It would help to have an innovative mindset in place to ensure that your content not only grabs attention but also holds it. It’s not just about piquing curiosity, but also about engaging your customer towards an action or a reaction that you would like. Of course, you will have a variety of metrics to evaluate your publications — page views, video views, length of view time, social media shares, etc. — but do remember to optimize for your mission rather than for the metrics.
B2B Content Marketing Mistakes
Now that we’ve looked at the essentials, let’s look at some common B2B content marketing Mistakes so that we may steer away from them. According to the research that involved over 5000 B2B purchase participants across 12 industries, the three mistakes that undermine a firm’s content marketing strategy are…
- Too much thought leadership in the content. Most marketers use their content strategy in B2B marketing scenarios to demonstrate their levels of expertise and “thought leadership” in their industry. While they may believe they are being perceived as “experts,” CEB research shows that simply representing a “smart perspective” has no significant impact on the decision making of the customers. Rather, it is good content that enlightens the customers about new developments in their industry and opens new ways of looking at their businesses. It should give them a compelling reason to consider a change and take an urgent action.
- Too much personalization of content. While there is a school of thought that personalization of content to suit each stakeholder of your purchase group is the way of the future, this strategy has been shown to backfire, especially with multiple stakeholders having a say in the purchase decision. In fact, trying to personalize content for each member usually impacts the likelihood of a higher quality sale — and this is because diverse stakeholders have different priorities and look at solutions from their perspective. This leads to them opting for a “lower price” solution than what would be ideal for their business. So an effective content strategy should focus on a broader vision and offer a more collective solution that point in your direction.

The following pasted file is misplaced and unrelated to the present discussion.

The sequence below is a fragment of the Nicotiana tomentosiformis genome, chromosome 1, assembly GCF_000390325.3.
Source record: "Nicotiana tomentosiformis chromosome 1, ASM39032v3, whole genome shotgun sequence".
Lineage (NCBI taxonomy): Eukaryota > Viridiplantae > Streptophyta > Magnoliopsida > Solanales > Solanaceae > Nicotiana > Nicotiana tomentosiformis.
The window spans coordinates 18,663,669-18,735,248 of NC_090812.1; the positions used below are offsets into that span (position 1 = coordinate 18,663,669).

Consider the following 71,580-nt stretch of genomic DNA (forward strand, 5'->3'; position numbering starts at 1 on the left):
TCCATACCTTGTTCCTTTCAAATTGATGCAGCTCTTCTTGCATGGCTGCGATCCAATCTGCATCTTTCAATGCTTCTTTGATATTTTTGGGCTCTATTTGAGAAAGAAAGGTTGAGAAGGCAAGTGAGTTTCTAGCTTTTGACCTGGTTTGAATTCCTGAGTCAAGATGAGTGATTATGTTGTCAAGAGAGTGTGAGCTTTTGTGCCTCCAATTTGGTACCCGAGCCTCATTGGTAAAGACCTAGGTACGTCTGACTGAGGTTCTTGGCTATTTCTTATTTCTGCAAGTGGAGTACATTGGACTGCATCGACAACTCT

- Content that doesn’t allow you to gauge purchase process. Marketers use content toward engaging customers and encouraging a purchase from them. However, very often, when they see some engagement with their content, they assume that there is an interest and consider such interaction as a step in the right direction — “the purchase progress path.” And as a result, they pass on the opportunity to the sales team to no avail. Instead, it will be better to design content that can plot the levels and timing of engagement on the purchase path. This can be done by including questions that are most likely to be asked by customers along each step and then create marketing content that answers each question along the way.
These above mistakes are quite common. It is time that we take heed and break away from standardized content that seems to focus on thought leadership, personalization, and consumption metrics and that may not give you the results you seek.
So looking back at what we discovered, the ideal content marketing strategy should enlist the help of Kipling’s six serving men to set up a simple yet smart foundation for developing your content, and then consciously steer away from some common mistakes made by content marketers today.
Content marketing in today’s world is not only about creating a mechanized funnel to drive business in, but also creating opportunities to add knowledgeable insights while encouraging and urging your customers to walk down your revenue path with an eventual purchase or sale.